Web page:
Whenever you perceive a sewer gas smell coming from your basement area, part of the likely causes will be a cracked pipe. These sewer lines convey human waste away from the different drains to the main sewer lines for treatment.
However, when such pipes are cracked, the awful-smelling gases from the decomposition of waste products will escape into your basement.
Clogged drains result from sewage backup. The longer the clog remains unresolved, the more smelly gases are released as a result of decomposing waste. This is likely to fill your basement will awful stench.
Blocked Air Vents
Air vents are designed to release toxic sewer gases out and away from your home.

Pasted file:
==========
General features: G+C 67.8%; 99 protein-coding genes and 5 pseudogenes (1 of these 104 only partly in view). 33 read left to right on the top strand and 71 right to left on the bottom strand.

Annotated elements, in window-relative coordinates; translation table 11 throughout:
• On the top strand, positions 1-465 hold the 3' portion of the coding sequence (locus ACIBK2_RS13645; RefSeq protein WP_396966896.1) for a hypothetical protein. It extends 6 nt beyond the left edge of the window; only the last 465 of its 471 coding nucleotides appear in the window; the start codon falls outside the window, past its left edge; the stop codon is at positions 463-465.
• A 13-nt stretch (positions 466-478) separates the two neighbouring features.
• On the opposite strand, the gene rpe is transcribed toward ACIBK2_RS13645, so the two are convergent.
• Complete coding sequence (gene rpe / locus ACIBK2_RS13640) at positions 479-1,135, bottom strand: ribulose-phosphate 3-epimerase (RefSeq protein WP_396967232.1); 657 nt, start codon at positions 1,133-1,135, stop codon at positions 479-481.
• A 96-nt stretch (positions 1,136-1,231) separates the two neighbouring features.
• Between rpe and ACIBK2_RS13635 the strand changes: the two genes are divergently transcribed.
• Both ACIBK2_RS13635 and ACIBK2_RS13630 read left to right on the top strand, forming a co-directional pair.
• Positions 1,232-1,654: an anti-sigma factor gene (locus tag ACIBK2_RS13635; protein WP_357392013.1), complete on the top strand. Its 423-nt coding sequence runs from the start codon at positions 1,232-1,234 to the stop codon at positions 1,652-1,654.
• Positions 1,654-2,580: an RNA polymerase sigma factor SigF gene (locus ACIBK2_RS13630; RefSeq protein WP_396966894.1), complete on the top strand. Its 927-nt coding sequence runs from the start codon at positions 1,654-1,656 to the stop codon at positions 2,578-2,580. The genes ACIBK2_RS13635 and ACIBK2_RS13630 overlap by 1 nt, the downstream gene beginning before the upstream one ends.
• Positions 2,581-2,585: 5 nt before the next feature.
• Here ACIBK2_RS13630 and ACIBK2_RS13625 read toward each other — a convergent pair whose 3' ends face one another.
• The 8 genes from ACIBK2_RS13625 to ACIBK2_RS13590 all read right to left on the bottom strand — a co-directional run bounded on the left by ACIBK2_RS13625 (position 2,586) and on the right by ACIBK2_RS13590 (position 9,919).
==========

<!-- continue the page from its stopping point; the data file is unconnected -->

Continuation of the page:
However, there may be a steady buildup of debris within such vents that may go unnoticed. At some point, the air vents get clogged or blocked, thus preventing the outward flow of sewer gas through the right channel.
Sewer gas will find an available outlet to escape. Your basement could present such opportunities.
How To Get Rid Of Sewer Smell In Basement
When a sewer gas smell is detected in your basement, it’s necessary to take immediate steps to have it fixed. One of the most comprehensive ways of resolving the problem is by having a plumbing expert take a look.
In the case of dried plumbing, there’ll be no need to call a plumbing technician as all you have to do is flush your toilets and drains to have lost water replenished.
Once the water trap is filled up, it prevents the further release of sewer gases.
A sewer gas leak in your basement doesn’t have to worsen before taking appropriate action. So far, our discussion has centered on the risks of sewer gas smell, causes as well as solutions.